It briefly appeared that President Donald Trump administration’s Remain in Mexico policy suffered a major setback when a three-judge panel halted its implementation. But just as affected asylum seekers started to celebrate and headed to border crossings, the same three-judge panel suspended the order it made hours earlier.

A three-judge panel at the Ninth Circuit Court of Appeals in San Francisco ruled on Friday that the Donald Trump administration’s Remain in Mexico policy is legally invalid, according to The New York Times. Formally called the “Migration Protection Protocols” (MPP), the policy means “asylum seekers arriving at ports of entry on the U.S.-Mexico border will be returned to Mexico to wait for the duration of their U.S. immigration proceedings,” according to Lawg.org.

Implementation of the Remain in Mexico policy started in January 2019, The Guardian reported. As a result, around 60,000 people were sent back to Mexico to wait for their hearings. While the panel ruled the policy invalid, it also clarified that their ruling only applied to Arizona and California, which are the only states that fall under their jurisdiction.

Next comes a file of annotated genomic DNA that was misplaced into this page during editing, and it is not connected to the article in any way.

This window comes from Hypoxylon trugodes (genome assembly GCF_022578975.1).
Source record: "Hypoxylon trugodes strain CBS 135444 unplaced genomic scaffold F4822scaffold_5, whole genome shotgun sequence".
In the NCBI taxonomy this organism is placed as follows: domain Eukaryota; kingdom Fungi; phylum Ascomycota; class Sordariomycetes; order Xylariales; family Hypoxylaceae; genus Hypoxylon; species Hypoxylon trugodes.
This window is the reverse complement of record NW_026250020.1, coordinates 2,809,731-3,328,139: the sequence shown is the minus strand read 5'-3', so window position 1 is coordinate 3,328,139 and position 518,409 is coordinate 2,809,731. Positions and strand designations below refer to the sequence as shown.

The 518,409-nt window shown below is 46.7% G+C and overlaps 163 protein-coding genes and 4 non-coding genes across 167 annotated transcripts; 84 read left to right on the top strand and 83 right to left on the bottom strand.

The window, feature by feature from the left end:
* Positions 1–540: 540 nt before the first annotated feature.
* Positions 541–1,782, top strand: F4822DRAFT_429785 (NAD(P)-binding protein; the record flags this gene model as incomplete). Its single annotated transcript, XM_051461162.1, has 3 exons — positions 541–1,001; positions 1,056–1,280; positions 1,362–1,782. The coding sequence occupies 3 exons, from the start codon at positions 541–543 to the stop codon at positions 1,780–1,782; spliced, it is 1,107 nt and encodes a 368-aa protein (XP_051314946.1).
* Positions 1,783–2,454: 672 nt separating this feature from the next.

The panel likewise put another policy on hold. This measure “denies asylum to anyone who passes through another country on the way to the US border with Mexico without seeking protection there first.” This policy was originally implemented in September 2019.

As expected, the administration’s Remain in Mexico policy had a lot of opponents, which include the American Civil Liberties Union. They argued that the government violated international treaties by turning back asylum seekers as they will likely be persecuted when they return home for reasons of “race, religion, nationality or political beliefs.”

On the other hand, supporters of the Remain in Mexico policy say that it helped “deter asylum claims that lack merit.” Indeed, the number of people going to the U.S. to seek asylum have soared in recent years and the country became the world’s top destination for asylum seekers in 2017.

However, the same three-judge panel voted unanimously to suspend their previous order later on Friday. The suspension was done to give then government until end of Monday to file written arguments and for the plaintiffs to reply by Tuesday.

Donald Trump Donald Trump speaks at the First in the Nation Leadership Summit in Nashua, NH, on April 18, 2015 Andrew Cline / Shutterstock.com